Trying on my new hearing aid reminded me that Steve Jobs was playing 3D chess while the rest of the technology industry were playing tiddlywinks.
My Resound Linx works with my iPhone. This means audio is streamed directly from my phone into my hearing aid using Bluetooth signal. Phone calls are great, there is no interference from noisy surroundings. Podcasts, music, movies, they all stream beautifully. Using the iOS app I can change the volume of the hearing aid, switch its mode, find out if I am moving closer to finding it, or the GPS location of where I had last left it.
Given my own hearing the most important aspect is that the phone’s bluetooth audio and the hearing aid’s microphone work simultaneously. I only have one ear with any hearing, and the hearing in that ear is very limited without the hearing aid. Previous hearing loop solutions meant I would either hear the phone exclusively, or other people. Listening to a podcast at home meant not hearing anyone from my family. Now I am productively listening to lots of podcasts, I’m finding housework enjoyable, and my wife reports increased volunteerism.
I was amazed to hear from my audiologist that Apple had started working with ReSound on this 5 years ago. Given the iPhone itself was not launched until 2007, Apple is a company with a long term vision. iOS 7 has features designed for hearing aids, including easy pairing, and easy access to controls by pressing the home button three times. Smartphones are bringing a lot of innovation to helping the disabled (ProductHunt has a great list) but Android does not have the built-in infrastructure for hearing aids. My own hearing aid does not work with Android (beyond a simple app for controlling audio levels) and Android has limited accessibility features compared with iOS. I say this as a big fan of Android, and it was a sad day when I discovered that my hearing meant I had to switch to using an iPhone.
The hearing aid industry
Denmark grows great technologists, including the founders of Zendesk (it’s worth reading Startupland), Just-Eat and 37 Signals. But did you know that 48% of global digital hearing aid sales go to just three companies in Copenhagen’s Medicon Valley: Oticon, ReSound and Widex. Elsewhere in Europe Sonova has 24% and Siemens has 17%. Starkey is the only major US player, with 9% market share.
How did Denmark get so good? In the early 1930s, acoustics was established as a research field at the Technical University of Denmark (DTU). This became the starting point for a series of highly successful companies. In 1961 Denmark became one of the first countries in the world to provide universal healthcare. Hearing aids are provided free of charge to Danish citizens. And it continues to adopt technology, with 100% electronic health record adoption amongst its clinicians, with 90% of communication between providers occurring digitally. For each of these points it is well ahead of the USA.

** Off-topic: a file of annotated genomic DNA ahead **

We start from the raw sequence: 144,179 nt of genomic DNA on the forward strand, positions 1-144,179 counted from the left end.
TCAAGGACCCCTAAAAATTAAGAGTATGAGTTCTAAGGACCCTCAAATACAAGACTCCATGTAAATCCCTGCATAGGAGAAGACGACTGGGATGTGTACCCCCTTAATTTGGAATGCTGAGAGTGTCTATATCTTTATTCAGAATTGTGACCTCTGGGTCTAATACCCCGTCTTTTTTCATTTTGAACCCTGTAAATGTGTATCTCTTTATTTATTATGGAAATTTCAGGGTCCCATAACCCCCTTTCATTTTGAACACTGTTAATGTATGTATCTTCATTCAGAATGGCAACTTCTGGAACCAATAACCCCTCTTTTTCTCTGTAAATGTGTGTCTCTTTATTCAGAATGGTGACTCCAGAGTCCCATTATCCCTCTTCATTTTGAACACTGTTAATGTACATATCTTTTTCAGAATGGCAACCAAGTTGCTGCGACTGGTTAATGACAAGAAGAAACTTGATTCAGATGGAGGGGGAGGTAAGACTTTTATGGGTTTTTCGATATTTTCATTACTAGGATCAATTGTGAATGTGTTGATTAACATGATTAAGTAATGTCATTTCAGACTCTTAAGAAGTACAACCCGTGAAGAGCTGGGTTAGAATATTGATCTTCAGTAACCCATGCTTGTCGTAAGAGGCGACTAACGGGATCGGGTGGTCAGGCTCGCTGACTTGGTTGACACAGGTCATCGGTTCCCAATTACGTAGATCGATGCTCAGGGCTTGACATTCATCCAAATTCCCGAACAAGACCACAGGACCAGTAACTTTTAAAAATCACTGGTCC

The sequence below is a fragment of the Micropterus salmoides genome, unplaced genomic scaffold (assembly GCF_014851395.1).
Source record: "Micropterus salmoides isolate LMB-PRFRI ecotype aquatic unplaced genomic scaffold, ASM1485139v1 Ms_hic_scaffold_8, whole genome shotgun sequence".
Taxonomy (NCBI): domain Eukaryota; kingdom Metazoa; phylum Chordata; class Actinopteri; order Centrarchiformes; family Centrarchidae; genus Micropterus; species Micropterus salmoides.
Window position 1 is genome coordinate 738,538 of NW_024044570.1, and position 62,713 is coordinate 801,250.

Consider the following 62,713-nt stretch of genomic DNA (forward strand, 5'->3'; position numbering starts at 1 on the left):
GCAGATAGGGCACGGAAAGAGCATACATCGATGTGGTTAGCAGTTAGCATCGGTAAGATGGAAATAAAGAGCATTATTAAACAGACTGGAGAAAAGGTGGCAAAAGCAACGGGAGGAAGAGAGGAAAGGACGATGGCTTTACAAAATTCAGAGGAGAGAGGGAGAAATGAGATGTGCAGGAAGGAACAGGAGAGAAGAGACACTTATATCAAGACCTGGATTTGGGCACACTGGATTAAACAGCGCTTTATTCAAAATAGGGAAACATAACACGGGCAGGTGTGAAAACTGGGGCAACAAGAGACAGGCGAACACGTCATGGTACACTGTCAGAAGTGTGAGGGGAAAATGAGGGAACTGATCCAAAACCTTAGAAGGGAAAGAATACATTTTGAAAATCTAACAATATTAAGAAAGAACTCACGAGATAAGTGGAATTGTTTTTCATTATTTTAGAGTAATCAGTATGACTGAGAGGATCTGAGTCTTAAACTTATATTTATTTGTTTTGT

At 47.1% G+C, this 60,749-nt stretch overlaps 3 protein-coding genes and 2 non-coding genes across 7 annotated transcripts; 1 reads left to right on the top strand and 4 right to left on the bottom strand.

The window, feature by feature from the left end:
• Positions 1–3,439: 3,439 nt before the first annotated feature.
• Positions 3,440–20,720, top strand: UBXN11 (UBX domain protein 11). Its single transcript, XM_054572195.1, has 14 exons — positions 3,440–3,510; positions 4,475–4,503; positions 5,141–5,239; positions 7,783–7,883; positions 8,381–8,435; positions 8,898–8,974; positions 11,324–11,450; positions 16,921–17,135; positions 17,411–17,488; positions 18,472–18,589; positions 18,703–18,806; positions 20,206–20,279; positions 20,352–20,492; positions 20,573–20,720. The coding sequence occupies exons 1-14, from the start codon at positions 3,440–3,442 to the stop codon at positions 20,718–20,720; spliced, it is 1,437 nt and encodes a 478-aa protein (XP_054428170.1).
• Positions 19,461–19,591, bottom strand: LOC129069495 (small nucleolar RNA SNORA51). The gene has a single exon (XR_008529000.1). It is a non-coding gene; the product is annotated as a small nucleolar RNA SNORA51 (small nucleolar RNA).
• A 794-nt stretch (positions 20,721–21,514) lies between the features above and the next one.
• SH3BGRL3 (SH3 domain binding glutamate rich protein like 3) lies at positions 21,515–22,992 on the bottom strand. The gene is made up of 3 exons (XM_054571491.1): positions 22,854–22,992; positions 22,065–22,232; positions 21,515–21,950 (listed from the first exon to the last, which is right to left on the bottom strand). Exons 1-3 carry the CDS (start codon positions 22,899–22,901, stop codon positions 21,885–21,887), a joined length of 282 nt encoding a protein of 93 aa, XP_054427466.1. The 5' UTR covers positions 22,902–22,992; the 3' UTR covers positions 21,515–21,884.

For those interested on our bionic future, the cochlear implants industry is worth watching. Cochlear implant technology is amazing: it involves drilling into your skull and directly connecting the audio chip to the nerves in your ear.
Cochlear, an Australian company, has 67% market share. On a personal note, in the earliest days when funding was hardest, it was inspirational to listen to the lecture series by Graeme Clark, Cochlear’s founder. He had no funding for his research, let alone for setting up a company. “All I could manage was a few hundred dollars from the occasional after dinner address at service clubs” he said in his third lecture.
Software eating hearing aids
Marc Andreessen famously said that “software eats the world”. His prediction was that, “everybody on the planet by the end of the decade is going to have a smartphone”, so “how can we reinvent it now knowing that software can basically play such an important role in everything.”
I first used a Mac at age 10, and a hearing aid at age 15. For 25 years the hearing aid industry has disappointed me in adopting consumer computer technology, even as it used increasingly sophisticated digital signal processing technology for the audio chips.
Nor is Silicon Valley bringing out fundamental innovations. Soundhawk and SoundFocus are providing disruptively priced supplements to hearing aids. But you still need a hearing aid. Embrace Hearing’s true innovation is disintermediating audiologists, producing high volumes of limited models and tuning these centrally before sending by postal mail. But the hearing aids are “engineered and produced in Germany”, their market share is low, and they have no models made for iPhone.
So will likely be Medicon Valley that brings the greatest smartphone and software innovations to the hearing aids industry. I can’t wait. In the meantime, if you have a hearing difficulty and an iPhone, talk to your audiologist.